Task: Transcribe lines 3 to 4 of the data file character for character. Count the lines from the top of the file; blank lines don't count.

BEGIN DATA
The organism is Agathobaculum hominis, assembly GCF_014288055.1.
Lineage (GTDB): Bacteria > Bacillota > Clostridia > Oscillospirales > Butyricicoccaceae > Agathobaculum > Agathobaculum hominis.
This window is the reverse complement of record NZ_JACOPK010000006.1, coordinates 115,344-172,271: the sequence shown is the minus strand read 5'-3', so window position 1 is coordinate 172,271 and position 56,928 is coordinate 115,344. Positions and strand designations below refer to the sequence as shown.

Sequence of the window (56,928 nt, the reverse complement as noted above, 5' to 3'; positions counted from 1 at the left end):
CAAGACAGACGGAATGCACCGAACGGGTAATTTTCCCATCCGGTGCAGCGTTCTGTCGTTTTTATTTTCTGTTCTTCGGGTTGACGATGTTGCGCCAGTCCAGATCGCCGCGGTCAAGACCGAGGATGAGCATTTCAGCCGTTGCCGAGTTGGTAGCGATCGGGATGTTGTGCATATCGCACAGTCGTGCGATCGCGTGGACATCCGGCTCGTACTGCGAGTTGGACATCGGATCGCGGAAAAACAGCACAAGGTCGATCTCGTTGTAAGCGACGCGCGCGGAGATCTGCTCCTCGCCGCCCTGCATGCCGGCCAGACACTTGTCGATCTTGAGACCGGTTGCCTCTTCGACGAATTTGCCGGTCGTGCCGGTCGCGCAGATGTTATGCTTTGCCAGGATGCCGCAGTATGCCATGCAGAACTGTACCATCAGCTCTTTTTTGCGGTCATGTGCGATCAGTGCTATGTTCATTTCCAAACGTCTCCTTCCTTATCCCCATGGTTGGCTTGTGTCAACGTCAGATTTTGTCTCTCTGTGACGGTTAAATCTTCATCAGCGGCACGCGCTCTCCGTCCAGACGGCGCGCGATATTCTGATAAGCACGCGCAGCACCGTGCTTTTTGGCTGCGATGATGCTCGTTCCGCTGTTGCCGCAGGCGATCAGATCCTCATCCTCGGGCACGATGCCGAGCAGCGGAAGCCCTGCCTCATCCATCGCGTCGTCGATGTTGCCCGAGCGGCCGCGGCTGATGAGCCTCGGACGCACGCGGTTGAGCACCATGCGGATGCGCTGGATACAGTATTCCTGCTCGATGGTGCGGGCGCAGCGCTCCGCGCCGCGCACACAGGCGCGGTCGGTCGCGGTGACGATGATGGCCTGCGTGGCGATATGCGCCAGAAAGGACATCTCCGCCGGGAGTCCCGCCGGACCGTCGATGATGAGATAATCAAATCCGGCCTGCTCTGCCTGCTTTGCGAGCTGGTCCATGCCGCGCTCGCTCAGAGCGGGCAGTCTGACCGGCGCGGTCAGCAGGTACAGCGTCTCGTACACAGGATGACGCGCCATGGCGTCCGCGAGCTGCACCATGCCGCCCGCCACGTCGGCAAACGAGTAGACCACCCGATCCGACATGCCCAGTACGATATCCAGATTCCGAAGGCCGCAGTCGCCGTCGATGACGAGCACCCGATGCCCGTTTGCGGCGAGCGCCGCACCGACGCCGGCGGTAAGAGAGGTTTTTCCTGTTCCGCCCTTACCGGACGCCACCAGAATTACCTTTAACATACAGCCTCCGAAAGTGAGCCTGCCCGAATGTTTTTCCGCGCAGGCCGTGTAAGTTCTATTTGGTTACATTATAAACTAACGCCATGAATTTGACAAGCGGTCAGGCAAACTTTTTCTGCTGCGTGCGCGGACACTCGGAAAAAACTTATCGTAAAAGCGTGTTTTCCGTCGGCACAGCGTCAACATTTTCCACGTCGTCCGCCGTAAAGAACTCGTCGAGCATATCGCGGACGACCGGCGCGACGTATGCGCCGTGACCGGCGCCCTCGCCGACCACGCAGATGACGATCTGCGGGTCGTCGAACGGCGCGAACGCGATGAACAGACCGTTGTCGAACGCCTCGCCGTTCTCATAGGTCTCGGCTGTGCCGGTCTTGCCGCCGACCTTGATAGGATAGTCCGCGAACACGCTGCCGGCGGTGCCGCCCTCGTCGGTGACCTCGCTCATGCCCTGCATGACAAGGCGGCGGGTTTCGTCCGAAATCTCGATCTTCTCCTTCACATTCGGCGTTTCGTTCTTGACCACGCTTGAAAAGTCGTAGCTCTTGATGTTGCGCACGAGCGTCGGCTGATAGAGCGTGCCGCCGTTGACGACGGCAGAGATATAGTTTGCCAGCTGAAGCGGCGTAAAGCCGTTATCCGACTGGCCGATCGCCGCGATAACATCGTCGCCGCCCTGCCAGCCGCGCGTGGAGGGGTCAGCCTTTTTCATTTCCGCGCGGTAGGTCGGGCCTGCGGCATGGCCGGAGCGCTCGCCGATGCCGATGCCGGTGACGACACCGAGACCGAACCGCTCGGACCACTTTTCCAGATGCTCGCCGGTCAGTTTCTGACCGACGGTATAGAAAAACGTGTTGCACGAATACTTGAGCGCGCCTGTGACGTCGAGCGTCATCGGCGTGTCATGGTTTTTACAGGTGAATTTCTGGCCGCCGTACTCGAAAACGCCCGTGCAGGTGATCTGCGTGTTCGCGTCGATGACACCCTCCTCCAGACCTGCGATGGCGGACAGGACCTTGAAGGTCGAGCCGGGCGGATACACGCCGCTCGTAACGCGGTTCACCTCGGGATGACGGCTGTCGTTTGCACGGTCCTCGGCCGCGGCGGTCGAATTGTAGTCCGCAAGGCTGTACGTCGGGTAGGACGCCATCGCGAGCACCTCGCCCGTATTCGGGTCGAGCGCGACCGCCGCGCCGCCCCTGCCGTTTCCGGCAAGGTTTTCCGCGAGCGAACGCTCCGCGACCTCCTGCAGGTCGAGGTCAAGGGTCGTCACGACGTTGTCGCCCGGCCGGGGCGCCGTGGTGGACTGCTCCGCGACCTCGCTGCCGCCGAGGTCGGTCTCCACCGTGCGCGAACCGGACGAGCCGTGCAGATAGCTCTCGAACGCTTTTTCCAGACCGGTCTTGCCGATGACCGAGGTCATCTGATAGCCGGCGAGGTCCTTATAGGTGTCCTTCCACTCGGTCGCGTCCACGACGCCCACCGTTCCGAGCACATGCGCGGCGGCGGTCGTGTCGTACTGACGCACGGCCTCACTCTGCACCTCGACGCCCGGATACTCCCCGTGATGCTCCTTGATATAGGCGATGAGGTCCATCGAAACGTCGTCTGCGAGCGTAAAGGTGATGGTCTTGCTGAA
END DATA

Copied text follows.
This window is the reverse complement of record NZ_JACOPK010000006.1, coordinates 115,344-172,271: the sequence shown is the minus strand read 5'-3', so window position 1 is coordinate 172,271 and position 56,928 is coordinate 115,344. Positions and strand designations below refer to the sequence as shown.

Sequence of the window (56,928 nt, the reverse complement as noted above, 5' to 3'; positions counted from 1 at the left end):